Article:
holding that the automobile exception has no separate exigency exceptionSummary of this case from United States v. Ford
Decided June 21, 1999
After receiving a tip from a reliable infomant, sheriffs deputies stopped and searched respondet's vehicle and found 23 grams of cocaine in the trunk. The Court of Special Appeals reversed his drug conviction, holdign that in order for the automobile exception to the Fourth Amendment's warrant requirement to apply there must not only be probable cause to believe that evidence of a crime is contained in the car, but also a separate finding of exigency precluding the police from obtaining a warrant.
Held: The automabile exceptiondoes not require a separate finding of exigency in addition to a finding of probale acause. This Court's established precedent makes clear that in cases where there was probable cause to search a vehicle, a search is not unreasonable if based on facts that would justify issuing a warrant, even though a warrant has not been actually abtained. E.g., United States v. Ross, 456 U.S. 798, 809. Here, the lower court found "abundant probable cause" that the car contained contraband, which alone satisfies the warrant requirement's automobile exception.
In this case, the Maryland Court of Special Appeals held that the Fourth Amendment requires police to obtain a search warrant before searching a vehicle which they have probable cause to believe contains illegal drugs. Because this holding rests upon an incorrect interpretation of the automobile exception to the Fourth Amendment's warrant requirement, we grant the petition for certiorari and reverse.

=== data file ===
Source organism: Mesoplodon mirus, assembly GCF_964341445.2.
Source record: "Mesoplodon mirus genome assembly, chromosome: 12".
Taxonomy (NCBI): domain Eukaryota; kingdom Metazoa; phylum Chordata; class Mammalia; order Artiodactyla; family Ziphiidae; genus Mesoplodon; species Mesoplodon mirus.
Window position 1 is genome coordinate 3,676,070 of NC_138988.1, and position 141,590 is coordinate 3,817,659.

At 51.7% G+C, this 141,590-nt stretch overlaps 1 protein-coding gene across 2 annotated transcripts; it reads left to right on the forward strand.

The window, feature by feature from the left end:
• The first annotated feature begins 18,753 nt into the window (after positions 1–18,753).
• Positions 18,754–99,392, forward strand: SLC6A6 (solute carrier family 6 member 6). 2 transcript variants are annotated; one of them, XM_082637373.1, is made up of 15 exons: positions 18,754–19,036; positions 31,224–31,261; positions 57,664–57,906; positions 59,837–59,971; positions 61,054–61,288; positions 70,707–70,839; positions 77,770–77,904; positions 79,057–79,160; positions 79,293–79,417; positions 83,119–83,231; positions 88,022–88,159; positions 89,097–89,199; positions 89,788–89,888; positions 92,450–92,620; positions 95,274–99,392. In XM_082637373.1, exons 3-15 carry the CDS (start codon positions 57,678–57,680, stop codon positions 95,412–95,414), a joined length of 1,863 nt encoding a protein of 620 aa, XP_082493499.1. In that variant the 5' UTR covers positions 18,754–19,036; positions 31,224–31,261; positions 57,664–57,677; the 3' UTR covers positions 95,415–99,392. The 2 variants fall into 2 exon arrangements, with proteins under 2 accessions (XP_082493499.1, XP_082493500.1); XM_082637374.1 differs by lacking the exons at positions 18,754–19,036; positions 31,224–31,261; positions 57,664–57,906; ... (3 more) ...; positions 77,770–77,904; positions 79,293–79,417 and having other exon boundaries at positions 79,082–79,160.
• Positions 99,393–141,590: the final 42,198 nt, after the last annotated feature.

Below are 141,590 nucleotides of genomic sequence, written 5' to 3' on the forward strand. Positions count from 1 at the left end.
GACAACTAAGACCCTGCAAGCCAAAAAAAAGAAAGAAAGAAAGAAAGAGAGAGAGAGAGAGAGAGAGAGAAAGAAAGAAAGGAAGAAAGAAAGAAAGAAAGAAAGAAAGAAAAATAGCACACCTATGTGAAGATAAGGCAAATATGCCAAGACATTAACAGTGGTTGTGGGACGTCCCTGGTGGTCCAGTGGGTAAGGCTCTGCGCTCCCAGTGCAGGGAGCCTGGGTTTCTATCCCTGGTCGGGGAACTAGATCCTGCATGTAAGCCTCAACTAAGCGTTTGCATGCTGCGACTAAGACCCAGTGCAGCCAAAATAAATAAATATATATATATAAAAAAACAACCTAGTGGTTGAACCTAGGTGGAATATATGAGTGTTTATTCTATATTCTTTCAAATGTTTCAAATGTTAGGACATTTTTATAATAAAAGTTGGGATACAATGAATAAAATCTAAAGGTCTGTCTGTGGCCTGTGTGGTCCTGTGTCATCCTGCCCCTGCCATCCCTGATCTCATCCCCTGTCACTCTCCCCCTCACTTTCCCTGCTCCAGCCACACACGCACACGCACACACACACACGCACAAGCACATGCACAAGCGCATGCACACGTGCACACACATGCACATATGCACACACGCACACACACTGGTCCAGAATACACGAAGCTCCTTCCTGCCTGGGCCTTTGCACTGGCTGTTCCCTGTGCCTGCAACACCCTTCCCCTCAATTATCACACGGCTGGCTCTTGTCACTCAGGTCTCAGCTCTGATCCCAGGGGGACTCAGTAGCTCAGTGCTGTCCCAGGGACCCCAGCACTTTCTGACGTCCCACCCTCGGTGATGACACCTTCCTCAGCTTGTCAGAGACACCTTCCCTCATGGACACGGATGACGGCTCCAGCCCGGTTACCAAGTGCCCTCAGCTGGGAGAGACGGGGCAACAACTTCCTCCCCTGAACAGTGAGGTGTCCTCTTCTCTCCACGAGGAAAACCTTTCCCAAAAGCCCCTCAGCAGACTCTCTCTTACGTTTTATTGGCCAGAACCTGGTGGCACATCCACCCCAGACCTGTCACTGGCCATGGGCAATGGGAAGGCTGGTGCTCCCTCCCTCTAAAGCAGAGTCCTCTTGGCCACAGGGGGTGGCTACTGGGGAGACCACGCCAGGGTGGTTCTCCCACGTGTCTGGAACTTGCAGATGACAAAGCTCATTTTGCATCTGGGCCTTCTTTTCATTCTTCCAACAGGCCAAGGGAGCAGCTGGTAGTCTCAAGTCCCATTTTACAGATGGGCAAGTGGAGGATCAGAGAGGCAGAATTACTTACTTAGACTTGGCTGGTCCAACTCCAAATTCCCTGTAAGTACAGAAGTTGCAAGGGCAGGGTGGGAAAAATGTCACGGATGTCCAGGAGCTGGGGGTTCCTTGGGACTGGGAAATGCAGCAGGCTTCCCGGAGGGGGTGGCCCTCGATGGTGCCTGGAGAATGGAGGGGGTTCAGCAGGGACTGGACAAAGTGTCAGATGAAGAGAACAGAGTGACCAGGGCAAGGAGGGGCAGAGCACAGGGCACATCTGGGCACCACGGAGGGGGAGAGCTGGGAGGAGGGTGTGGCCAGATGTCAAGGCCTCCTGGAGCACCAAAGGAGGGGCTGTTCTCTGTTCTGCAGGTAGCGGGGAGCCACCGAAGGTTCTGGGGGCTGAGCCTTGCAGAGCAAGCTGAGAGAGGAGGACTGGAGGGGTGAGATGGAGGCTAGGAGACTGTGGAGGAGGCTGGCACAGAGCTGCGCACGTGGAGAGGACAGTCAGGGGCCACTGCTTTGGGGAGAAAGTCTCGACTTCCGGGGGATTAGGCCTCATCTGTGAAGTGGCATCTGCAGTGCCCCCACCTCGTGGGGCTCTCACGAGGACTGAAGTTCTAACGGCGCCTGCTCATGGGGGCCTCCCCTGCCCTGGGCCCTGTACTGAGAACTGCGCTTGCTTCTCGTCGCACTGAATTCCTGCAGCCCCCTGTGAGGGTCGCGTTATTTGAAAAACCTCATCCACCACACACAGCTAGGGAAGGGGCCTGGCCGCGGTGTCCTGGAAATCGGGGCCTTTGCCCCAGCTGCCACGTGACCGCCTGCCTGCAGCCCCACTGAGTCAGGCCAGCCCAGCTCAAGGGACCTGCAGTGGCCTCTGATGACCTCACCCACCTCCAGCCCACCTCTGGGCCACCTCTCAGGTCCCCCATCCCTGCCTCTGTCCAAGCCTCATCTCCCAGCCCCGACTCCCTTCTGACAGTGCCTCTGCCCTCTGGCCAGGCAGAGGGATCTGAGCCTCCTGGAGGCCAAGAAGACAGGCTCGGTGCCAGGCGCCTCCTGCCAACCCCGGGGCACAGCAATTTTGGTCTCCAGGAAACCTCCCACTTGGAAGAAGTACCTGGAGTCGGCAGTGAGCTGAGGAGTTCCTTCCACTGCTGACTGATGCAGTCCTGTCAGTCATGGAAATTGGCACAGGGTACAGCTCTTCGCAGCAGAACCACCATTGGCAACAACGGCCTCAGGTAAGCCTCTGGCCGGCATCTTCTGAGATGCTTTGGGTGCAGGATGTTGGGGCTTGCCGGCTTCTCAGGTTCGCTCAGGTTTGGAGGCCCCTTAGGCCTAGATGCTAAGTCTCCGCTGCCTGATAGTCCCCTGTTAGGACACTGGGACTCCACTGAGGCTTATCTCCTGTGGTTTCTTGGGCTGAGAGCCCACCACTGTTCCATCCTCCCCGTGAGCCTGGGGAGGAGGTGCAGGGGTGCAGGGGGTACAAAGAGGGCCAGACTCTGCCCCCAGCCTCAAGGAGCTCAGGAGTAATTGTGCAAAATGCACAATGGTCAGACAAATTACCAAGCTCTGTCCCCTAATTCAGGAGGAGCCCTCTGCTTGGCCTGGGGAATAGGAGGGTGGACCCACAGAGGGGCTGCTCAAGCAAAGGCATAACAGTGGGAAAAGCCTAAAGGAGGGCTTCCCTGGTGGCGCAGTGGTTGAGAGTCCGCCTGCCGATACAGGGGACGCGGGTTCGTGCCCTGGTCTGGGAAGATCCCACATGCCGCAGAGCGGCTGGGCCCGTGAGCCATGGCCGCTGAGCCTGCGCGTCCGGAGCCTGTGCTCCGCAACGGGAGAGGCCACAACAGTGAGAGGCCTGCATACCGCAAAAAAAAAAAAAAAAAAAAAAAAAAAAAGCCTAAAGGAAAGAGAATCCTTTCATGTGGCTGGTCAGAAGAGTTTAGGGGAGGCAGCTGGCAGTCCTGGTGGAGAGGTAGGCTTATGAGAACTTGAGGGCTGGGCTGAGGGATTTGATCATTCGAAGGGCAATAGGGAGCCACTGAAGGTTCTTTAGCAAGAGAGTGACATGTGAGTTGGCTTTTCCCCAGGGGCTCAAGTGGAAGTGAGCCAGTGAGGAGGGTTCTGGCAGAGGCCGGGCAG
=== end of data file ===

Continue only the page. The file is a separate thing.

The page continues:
At 11 a.m. on the morning of July 2, 1996, a St. Mary's County (Maryland) Sheriff's Deputy received a tip from a reliable confidential informant that respondent had gone to New York to buy drugs, and would be returning to Maryland in a rented red Toyota, license number DDY 787, later that day with a large quantity of cocaine. The deputy investigated the tip and found that the license number given to him by the informant belonged to a red Toyota Corolla that had been rented to respondent, who was a known drug dealer in St. Mary's County. When respondent returned to St. Mary's County in the rented car at 1 a.m. on July 3, the deputies stopped and searched the vehicle, finding 23 grams of crack cocaine in a duffel bag in the trunk. Respondent was arrested, tried, and convicted of conspiracy to possess cocaine with intent to distribute. He appealed, arguing that the trial court had erroneously denied his motion to suppress the cocaine on the alternative grounds that the police lacked probable cause, or that even if there was probable cause, the warrantless search violated the Fourth Amendment because there was sufficient time after the informant's tip to obtain a warrant.
The Maryland Court of Special Appeals reversed, 122 Md. App. 413, 712 A.2d 573 (1998), holding that in order for the automobile exception to the warrant requirement to apply, there must not only be probable cause to believe that evidence of a crime is contained in the automobile, but also a separate finding of exigency precluding the police from obtaining a warrant. Id., at 424, 712 A.2d, at 578. Applying this rule to the facts of the case, the Court of Special Appeals concluded that although there was "abundant probable cause," the search violated the Fourth Amendment because there was no exigency that prevented or even made it significantly difficult for the police to obtain a search warrant. Id., at 426, 712 A.2d, at 579. The Maryland Court of Appeals denied certiorari. 351 Md. 287, 718 A.2d 235 (1998). We grant certiorari and now reverse.